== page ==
ZFIN ID: ZDB-PUB-970918-8
Delayed in vitro fertilization of zebrafish eggs in Hank's saline containing bovine serum albumin
Sakai, N., Burgess, S., and Hopkins, N.
Date: 1997
Source: Molecular marine biology and biotechnology   6(2): 84-87 (Journal)
Registered Authors: Burgess, Shawn, Hopkins, Nancy, Sakai, Noriyoshi
Keywords: none
MeSH Terms:
  • Animals
  • Female
  • Fertilization/physiology*
  • Male
  • Ovum/drug effects*
  • Parthenogenesis
  • Serum Albumin, Bovine/pharmacology*
  • Sodium Chloride
  • Zebrafish/physiology*
PubMed: 9200834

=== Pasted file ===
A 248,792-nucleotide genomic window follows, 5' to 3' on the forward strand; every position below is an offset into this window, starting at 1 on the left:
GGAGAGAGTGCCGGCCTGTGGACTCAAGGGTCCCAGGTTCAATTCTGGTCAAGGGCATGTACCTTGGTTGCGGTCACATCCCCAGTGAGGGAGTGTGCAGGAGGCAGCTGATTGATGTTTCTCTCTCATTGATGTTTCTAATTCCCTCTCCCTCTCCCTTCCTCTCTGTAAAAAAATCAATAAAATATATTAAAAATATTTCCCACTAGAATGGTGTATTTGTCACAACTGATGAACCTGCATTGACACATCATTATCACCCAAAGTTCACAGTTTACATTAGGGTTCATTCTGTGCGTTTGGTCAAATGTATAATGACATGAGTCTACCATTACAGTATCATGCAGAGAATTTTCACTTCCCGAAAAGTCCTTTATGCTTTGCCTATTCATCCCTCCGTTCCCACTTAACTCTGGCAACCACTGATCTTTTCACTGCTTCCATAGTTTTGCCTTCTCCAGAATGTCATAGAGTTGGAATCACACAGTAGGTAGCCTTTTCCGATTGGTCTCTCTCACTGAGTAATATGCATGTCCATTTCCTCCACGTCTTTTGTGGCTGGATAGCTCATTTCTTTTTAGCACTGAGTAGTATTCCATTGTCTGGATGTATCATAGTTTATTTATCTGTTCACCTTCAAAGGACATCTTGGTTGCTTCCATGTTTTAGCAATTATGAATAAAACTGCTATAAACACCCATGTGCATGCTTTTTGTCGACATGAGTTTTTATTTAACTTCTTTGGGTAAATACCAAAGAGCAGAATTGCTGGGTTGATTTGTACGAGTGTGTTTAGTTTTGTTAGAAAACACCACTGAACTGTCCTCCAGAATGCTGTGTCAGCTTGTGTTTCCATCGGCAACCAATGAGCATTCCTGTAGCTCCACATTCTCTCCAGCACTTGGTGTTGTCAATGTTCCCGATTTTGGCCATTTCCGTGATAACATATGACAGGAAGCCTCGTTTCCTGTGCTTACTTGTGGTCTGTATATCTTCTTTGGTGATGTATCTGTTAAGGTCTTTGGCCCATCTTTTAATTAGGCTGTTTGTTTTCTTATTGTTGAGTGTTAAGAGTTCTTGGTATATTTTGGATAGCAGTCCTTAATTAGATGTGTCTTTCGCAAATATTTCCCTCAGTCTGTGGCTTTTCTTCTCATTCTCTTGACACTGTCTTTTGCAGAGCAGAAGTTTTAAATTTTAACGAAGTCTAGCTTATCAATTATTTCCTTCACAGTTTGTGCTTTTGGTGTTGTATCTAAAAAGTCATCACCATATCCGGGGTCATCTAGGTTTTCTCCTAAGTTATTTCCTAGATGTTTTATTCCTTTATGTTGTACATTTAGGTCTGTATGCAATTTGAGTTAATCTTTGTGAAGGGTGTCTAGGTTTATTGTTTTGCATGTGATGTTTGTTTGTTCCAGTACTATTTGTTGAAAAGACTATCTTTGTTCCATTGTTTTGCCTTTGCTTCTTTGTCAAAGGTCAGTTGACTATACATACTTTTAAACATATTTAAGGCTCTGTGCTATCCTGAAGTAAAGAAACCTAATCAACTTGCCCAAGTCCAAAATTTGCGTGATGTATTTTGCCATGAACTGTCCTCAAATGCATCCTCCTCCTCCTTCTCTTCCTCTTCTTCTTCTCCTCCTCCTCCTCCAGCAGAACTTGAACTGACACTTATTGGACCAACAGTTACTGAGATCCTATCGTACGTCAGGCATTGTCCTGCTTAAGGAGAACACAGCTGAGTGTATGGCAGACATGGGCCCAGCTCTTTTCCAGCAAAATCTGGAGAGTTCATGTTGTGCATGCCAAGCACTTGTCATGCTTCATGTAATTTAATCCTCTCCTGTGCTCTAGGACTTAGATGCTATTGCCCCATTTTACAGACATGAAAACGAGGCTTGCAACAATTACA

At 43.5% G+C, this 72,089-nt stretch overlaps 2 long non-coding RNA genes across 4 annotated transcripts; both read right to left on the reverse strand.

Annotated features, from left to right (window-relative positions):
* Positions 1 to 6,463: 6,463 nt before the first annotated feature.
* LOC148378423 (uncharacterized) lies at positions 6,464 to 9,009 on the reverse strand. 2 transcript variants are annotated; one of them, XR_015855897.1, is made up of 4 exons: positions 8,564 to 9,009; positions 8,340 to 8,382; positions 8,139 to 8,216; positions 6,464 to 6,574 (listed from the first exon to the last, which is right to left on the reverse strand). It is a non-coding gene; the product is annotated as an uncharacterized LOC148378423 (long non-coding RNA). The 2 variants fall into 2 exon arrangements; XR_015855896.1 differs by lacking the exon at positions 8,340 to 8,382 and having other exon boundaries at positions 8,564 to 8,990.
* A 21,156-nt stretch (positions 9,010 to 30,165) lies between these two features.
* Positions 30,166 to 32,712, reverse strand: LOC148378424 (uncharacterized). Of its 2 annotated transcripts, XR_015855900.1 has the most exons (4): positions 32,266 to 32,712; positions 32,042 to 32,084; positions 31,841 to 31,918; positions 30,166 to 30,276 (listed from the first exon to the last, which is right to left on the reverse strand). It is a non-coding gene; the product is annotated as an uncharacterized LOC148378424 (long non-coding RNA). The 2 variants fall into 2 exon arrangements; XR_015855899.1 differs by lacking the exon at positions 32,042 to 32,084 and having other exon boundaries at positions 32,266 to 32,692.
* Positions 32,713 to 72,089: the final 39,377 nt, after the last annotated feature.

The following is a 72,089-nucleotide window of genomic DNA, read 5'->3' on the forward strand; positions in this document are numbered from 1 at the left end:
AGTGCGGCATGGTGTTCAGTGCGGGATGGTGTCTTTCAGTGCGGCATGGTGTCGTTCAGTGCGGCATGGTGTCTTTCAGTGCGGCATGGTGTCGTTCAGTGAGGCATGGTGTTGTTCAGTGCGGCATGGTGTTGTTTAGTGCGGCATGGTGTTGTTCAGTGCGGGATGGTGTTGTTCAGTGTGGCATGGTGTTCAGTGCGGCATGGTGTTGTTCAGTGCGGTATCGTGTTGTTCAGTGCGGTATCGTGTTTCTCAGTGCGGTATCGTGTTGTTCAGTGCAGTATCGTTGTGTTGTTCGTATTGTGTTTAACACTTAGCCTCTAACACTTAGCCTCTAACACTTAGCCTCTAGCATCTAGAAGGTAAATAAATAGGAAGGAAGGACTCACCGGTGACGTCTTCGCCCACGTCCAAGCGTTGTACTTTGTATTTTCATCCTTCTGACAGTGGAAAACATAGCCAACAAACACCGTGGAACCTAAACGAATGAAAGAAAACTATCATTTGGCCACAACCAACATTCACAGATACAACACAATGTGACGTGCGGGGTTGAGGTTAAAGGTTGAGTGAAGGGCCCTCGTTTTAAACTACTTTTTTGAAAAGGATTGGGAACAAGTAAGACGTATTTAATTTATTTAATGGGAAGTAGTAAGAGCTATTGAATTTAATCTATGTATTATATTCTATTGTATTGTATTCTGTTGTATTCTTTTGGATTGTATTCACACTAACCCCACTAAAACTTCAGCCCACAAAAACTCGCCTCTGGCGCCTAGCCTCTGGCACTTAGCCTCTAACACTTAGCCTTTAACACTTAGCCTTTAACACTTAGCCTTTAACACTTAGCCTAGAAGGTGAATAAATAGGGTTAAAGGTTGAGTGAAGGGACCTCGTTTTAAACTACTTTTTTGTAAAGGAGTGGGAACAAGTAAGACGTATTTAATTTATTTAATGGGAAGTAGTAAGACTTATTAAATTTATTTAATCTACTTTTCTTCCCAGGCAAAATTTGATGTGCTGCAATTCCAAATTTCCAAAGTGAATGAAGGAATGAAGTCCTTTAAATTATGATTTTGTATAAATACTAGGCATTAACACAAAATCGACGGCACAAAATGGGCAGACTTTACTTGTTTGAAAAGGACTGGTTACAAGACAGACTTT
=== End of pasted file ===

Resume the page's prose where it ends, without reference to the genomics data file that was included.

In zebrafish it is possible to create viable diploid fish whose genomic DNA is derived only from the female parent (parthenogenesis) or, as was more recently shown, only from the male (androgenesis). Androgenesis requires holding zebrafish eggs in an inactivated state in vitro for an hour or more. Previously this was achieved by placing the zebrafish eggs in ovary fluid obtained from rainbow trout (Onchorhynchus mykiss) or coho salmon (Onchorhynchus kisutch). Here we report that adding bovine serum albumin (BSA) to Hank's buffered saline prevents zebrafish egg activation in vitro. Of the zebrafish eggs placed in Hank's saline plus 0.5% BSA, 85% +/- 8.7% were fertilizable after incubation for one hour at room temperature (23 degrees C). Longer incubations are possible but with lower efficiency of fertilization. This technique not only could facilitate androgenesis, but also might be useful when making transgenics by microinjection, when performing antibody or RNA injections before fertilization, or for studying the mechanisms of egg activation in zebrafish.